Lunn says the city is working on placing five of these antennae around the city, which, along with data from the air quality sensors, will be making information on the other monitored areas like the sewer, storm drains, and Grand River accessible to all. The Environmental Services Department has partnered with the City Parking Services in using this technology to provide data on where parking spots are available, too.

 

"You'll know where the food trucks are and all that," he says.

 

A rendering of one of the new air quality sensors.Once the LoRa antennae are installed, the city will be monitoring of all of its environmental sensors through this new communications network, supported by Verizon.
 

Putting it together

 

The city is funding its side of the air quality project through the general fund. A monitoring platform for the sewer system and the waste treatment plant model is funded through the sewer fund. And the hydraulic model of the stormwater system is funded through a Stormwater, Asset management, and Waste (SAW) grant through the state.

 

OST has provided in-kind services for the project, supporting the development of software for the air monitoring devices that will be placed around the city. Other partners in the project are providing financial support, but they also stand to benefit greatly. Automotive design company Faurceia, for example, will be able to use air quality data to develop more environmentally considerate products, while Amway may apply it to designing innovative new filters. Other members of the Seamless Consortium, particularly Spectrum Health and Priority Health, will be able to translate the data into healthcare matters.

 

“The collaborative nature of our city makes this an exciting project to be a part of,” says OST Director of Marketing & Communications Michael Lomonoco. “Our key culture is learning, and we can learn a lot from this.”

 

This learning opportunity isn’t exclusive to West Michigan, nor did it originate here. As the air quality project has evolved, Lunn, Lomonoco, and others involved in the work have gleaned no small amount of inspiration from other smart communities around the country. Raul Alvarez Jr., Chief Communicator, Storyteller, and Synergist at GTSD Group, and a chief advocate for the project, says there are many examples of interconnected cities throughout the United States, and those that have successfully implemented environmental monitoring systems into their infrastructure continue to find new uses for the technology.

 

“I was amazed at how forward-thinking Louisville was,” he says of the city that partnered with Bosch to provide real-time environmental data, tailored to specific neighborhoods, along with early warning alerts for adverse climate conditions.

 

Staff from StartGarden and other organizations that touch the SmartZone are engaged in the air quality project. In St. Louis, sensors attached to light poles are able to detect arson and fire, connect drivers to the parking system, and even prevent crime through smart lighting systems and by triggering law enforcement calls.

 

Boston installed its Elm air quality monitoring system in 2014. Hundreds of other “Smart Cities” across the world have integrated the technology into their own infrastructure since then, each working toward equitable outcomes for all residents in their own innovative way, but we’ve by no means reached utopia.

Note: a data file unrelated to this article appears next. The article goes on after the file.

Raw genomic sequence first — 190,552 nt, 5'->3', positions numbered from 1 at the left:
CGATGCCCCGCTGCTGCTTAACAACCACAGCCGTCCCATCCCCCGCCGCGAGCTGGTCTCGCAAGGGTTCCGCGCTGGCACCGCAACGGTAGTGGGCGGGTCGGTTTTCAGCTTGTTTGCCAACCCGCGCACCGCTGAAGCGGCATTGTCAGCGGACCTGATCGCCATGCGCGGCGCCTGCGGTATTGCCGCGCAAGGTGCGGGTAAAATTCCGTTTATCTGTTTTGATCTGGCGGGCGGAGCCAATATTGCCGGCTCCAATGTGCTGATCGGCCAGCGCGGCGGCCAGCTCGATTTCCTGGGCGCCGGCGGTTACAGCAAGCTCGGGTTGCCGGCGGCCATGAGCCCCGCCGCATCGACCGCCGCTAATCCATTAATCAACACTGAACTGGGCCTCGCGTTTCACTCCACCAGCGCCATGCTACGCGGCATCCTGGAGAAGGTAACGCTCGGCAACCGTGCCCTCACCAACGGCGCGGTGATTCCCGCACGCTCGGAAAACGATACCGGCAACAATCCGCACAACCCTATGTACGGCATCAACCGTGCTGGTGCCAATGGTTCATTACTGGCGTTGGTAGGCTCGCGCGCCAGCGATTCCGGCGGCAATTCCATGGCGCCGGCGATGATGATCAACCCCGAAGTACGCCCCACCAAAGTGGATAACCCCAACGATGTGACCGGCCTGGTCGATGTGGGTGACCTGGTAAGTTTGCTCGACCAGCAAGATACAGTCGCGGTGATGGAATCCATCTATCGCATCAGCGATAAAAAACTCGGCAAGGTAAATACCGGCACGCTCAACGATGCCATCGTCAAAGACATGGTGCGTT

“We really need to look at true access to Wi-Fi from an equity standpoint,” Alvarez Jr. says.

 

Raul Alvarez Jr.
A truly democratic society has no barriers to information, education, or the enlightenment of learning. Both Lomonoco and Alvarez Jr. agree on that point, wireless communication just hasn’t cleared those hurdles yet.

 

There’s no doubt the smartphone has become a silo of isolation for some, and consulting a device for something as simple as an air quality number may seem like putting even more space between human and humanity. Alvarez Jr. sees the difference between technology and environment becoming less noticeable as open architecture solutions can be built on principles of fair access.

 

“We champion connections that separate people and technology,” he says, ”but truly solid technology is one and the same. It doesn’t have to separate you from the environment.”

 

Open source future

 

As more and more people are allowed to interact with the open data model, the future will see new ways to leverage these systems. The next innovation has just as much chance at coming from someone’s basement laboratory as it does from a degreed engineer at a large company, or a local hackathon, or even a high school technology fair.

 

Apps like Breezometer can offer users a generalized look at the air quality in their neighborhood. On a hot, congested day, it could help determine the best route home, or which playground to avoid with children under a certain age. Add-on hardware for smartphones is also available, but for a cost. The air quality sensors being deployed by the city will allow us a more granular view of the environment in West Michigan, in real-time, accessible for free.

 

There is no barrier to the use of open source data other than one’s own interest in learning how to use it. But educational tools are available, as well. The open source programming community is fervently active on forums across the internet, on a variety of topics, each fostering the new ideas and makers that will shape the way we interact with the future.

 

“Some of these things could change your lifestyle,” Lunn says. “There will be someone that decides that they want to do this or that, pull in this or that. You've got the pollen count. Now, we can have the air quality number up there on the nightly news. What if you had water quality, too?”

 

If it helps you breathe easier knowing what’s in our air, you soon will.

 

This article is part of Rapid Growth's series highlighting the technological innovators and drivers in West Michigan. To see previous articles in this series, please go here. This series is funded by Open Systems Technologies (OST), a Grand Rapids-based information technology leader that is delivering enterprise level solutions around the globe.

Projects like this are at the center of a Smart City Movement. Grand Rapids is poised to catch the wave of that movement and is well on its way to becoming a Smart City. For a look at what makes Grand Rapids so appealing as a Smart City and the benefits for the city itself, check out this article by Allison Spooner.

 

Matthew Russell, the editor of this series, is a writer, baker, inventor and mapmaker living in Grand Rapids. He enjoys bicycling and playing with his daughter as much as possible. You can email him at m.s.russell@gmail.com, or follow him on Facebook and Twitter.

 

Photography by Adam Bird of Bird + Bird Studio.